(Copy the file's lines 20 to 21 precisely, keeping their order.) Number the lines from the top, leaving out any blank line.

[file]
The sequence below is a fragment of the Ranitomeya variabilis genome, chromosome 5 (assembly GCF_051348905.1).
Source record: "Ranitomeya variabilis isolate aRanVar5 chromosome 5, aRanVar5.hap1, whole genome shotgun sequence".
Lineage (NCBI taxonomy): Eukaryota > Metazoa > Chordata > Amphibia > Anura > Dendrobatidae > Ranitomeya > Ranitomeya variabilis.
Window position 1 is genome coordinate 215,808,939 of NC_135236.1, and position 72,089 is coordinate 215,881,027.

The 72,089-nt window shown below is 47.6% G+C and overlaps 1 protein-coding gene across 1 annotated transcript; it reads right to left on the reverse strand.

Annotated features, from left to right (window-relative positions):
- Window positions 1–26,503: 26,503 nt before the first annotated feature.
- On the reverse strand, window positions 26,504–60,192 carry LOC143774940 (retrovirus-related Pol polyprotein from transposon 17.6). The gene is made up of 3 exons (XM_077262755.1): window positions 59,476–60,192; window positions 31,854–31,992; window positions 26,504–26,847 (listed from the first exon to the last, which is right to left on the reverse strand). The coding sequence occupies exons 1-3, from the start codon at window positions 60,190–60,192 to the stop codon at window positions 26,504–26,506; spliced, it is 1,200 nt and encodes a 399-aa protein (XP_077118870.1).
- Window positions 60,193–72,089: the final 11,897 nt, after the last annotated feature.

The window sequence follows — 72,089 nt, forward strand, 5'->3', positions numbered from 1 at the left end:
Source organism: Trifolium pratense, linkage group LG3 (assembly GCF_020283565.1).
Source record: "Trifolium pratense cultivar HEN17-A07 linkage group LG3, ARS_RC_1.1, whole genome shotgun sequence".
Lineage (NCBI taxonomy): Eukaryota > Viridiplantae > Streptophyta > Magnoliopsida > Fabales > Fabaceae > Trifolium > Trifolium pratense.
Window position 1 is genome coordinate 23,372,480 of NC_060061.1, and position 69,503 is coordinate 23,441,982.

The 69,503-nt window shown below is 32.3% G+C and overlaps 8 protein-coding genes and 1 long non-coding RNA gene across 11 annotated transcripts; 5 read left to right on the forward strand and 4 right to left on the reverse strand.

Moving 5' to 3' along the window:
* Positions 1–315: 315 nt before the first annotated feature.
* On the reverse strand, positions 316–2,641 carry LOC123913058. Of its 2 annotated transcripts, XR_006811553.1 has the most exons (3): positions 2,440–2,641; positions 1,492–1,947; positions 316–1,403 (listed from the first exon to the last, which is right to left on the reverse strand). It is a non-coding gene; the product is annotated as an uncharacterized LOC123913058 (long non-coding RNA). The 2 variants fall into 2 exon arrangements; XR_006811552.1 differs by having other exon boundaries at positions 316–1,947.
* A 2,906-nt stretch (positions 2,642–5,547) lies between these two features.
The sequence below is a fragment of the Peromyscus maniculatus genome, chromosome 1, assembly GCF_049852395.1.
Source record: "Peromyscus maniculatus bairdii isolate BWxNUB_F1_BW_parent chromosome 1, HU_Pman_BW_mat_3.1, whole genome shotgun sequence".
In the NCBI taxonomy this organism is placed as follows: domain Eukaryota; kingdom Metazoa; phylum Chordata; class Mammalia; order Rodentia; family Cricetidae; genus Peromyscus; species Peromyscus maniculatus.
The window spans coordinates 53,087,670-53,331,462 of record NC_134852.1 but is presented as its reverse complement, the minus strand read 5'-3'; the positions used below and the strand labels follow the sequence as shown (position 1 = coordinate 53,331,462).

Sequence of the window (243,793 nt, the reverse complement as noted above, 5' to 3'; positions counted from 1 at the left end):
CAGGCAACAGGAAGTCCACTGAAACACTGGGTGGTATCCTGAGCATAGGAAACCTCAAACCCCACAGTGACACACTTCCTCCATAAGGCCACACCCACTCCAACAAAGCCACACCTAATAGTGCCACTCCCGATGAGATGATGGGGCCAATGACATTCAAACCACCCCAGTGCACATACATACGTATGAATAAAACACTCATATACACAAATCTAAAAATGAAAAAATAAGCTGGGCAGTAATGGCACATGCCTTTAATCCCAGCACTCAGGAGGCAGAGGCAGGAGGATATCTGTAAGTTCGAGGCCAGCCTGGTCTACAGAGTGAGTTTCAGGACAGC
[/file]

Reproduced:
The sequence below is a fragment of the Peromyscus maniculatus genome, chromosome 1, assembly GCF_049852395.1.
Source record: "Peromyscus maniculatus bairdii isolate BWxNUB_F1_BW_parent chromosome 1, HU_Pman_BW_mat_3.1, whole genome shotgun sequence".